|Mission type||ISS resupply|
|Operator||European Space Agency|
|Mission duration||6 months|
Thales Alenia Space
|Launch mass||20,050 kilograms (44,200 lb)|
|Start of mission|
|Launch date||23 March 2012, 04:34:12UTC|
|Launch site||Kourou ELA-3|
|End of mission|
|Decay date||3 October 2012, 01:23UTC|
|Perigee altitude||410 kilometres (250 mi)|
|Apogee altitude||420 kilometres (260 mi)|
|Epoch||2 October 2012, 19:36:14 UTC|
|Docking with ISS|
|Docking port||Zvezda Aft|
|Docking date||28 March 2012, 22:51 UTC|
|Undocking date||28 September 2012, 21:44 UTC|
The Edoardo Amaldi ATV, or Automated Transfer Vehicle 003 (ATV-003), was a European uncrewed cargo spacecraft, named after the 20th-century Italian physicist Edoardo Amaldi. The spacecraft was launched by the European Space Agency (ESA) on 23 March 2012, on a mission to supply the International Space Station (ISS) with propellant, water, oxygen, and dry cargo.
Edoardo Amaldi was the third ATV to be built, following Jules Verne (2008) and Johannes Kepler (2011). At the time of its launch, it was the world's largest single operational spacecraft, with a total launch mass of over 20 tonnes (44,000 lb). The ATV completed its mission successfully, and was deorbited on 3 October 2012, burning up in the Earth's atmosphere as planned.
|3,150 kilograms (6,940 lb)|
|860 kilograms (1,900 lb)|
|Oxygen gas||100 kilograms (220 lb)|
|Water||285 kilograms (628 lb)|
(food, clothes, equipment)
|2,200 kilograms (4,900 lb)|
|Total||6,595 kilograms (14,539 lb)|
In addition to its primary cargo, the ATV carried a reproduction of a letter written by its namesake, Edoardo Amaldi, in 1958. This document, whose original is of significant historical value, reflects Amaldi's vision of a peaceful and non-military European space organisation – a blueprint for the real-life ESA.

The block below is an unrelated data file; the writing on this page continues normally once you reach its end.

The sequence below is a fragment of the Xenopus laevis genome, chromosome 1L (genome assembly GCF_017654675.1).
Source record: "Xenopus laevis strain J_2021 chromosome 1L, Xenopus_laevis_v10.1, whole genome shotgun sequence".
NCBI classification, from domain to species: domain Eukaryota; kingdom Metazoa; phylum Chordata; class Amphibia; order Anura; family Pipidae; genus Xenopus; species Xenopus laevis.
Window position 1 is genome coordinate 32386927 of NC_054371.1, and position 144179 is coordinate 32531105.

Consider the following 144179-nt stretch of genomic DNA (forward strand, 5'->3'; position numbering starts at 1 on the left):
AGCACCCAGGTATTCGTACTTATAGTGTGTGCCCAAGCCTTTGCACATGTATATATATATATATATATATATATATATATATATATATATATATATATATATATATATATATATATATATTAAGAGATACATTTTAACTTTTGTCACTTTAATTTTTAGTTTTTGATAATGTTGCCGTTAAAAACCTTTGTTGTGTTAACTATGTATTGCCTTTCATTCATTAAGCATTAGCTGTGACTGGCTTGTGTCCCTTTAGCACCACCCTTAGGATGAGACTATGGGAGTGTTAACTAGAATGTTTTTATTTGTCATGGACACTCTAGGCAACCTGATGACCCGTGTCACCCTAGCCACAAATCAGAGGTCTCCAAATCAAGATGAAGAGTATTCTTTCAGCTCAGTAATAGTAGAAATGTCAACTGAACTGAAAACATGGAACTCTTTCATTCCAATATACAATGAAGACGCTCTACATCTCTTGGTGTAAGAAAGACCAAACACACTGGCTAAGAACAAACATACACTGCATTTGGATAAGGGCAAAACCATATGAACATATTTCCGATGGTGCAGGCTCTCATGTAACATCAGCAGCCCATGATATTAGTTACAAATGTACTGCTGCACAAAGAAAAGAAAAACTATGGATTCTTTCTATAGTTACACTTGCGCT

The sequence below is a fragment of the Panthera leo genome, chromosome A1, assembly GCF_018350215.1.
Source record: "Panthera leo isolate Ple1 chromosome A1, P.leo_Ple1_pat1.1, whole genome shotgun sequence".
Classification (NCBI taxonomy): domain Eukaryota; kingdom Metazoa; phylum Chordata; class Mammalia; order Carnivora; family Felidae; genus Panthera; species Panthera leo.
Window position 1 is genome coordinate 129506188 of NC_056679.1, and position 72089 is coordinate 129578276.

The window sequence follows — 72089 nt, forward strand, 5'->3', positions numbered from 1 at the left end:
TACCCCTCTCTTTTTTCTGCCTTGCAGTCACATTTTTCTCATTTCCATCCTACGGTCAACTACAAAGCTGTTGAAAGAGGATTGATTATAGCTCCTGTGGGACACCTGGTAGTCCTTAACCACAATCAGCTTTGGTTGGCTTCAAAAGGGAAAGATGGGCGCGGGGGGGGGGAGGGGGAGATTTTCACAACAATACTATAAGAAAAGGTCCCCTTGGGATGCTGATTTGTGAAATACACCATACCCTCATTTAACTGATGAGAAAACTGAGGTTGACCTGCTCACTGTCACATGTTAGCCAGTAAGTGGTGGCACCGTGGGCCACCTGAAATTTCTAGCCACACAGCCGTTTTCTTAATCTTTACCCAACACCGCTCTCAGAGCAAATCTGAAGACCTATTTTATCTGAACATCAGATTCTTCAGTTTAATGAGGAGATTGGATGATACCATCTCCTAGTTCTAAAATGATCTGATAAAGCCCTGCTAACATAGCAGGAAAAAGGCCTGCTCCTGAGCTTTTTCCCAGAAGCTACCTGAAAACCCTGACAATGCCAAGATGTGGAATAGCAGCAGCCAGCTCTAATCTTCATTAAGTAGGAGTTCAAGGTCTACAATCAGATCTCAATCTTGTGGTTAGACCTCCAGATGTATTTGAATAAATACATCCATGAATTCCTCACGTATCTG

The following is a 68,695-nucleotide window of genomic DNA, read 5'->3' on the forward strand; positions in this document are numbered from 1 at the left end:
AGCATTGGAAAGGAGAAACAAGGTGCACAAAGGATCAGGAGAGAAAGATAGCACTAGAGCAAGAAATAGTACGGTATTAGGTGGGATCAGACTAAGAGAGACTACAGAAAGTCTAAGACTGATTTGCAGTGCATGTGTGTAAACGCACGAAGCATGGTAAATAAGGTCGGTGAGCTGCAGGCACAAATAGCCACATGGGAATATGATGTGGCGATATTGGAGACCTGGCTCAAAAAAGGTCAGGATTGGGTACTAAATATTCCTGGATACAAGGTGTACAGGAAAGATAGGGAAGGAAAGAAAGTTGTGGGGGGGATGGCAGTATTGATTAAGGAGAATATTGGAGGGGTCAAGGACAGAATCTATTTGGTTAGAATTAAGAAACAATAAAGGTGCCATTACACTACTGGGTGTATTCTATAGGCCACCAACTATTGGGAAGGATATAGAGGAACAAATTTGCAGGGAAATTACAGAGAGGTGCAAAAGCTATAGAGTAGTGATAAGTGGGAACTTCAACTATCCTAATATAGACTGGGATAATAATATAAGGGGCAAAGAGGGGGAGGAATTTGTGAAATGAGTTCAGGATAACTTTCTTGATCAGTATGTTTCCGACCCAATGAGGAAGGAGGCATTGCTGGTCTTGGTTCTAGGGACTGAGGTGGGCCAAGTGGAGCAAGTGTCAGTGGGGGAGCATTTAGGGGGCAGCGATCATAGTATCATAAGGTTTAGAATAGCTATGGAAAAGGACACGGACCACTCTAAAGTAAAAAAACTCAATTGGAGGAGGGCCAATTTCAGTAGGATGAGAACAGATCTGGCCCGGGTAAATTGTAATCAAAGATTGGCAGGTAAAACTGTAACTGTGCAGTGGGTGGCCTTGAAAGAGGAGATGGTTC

Edoardo Amaldi arrived at the Guiana Space Centre in Kourou, French Guiana, in August 2011 to undergo pre-launch preparations. The spacecraft was mounted on an Ariane 5ES rocket, and was launched on 23 March 2012 by Arianespace on behalf of the European Space Agency.
The ATV docked with the ISS on 28 March 2012, five days after its launch. In addition to resupplying the Expedition 30 astronauts, Edoardo Amaldi used its thrusters to boost the station's altitude.
The ATV was initially planned to undock from the ISS on 25 September 2012. However, a command program error during the undocking procedure delayed the release, and Edoardo Amaldi did not actually undock until 21:44 GMT on 28 September. The spacecraft finally deorbited and performed a destructive re-entry over the Pacific Ocean on 3 October 2012, taking with it a payload of station waste.
|Designation||Name||Launch date||ISS docking date||Deorbit date||Sources|
|ATV-1||Jules Verne||9 March 2008||3 April 2008||29 September 2008|
|ATV-2||Johannes Kepler||16 February 2011||24 February 2011||21 July 2011|
|ATV-3||Edoardo Amaldi||23 March 2012||28 March 2012||3 October 2012|
|ATV-4||Albert Einstein||5 June 2013||15 June 2013||2 November 2013|
|ATV-5||Georges Lemaître||29 July 2014||12 August 2014||15 February 2015|
|Wikimedia Commons has media related to Edoardo Amaldi (spacecraft).|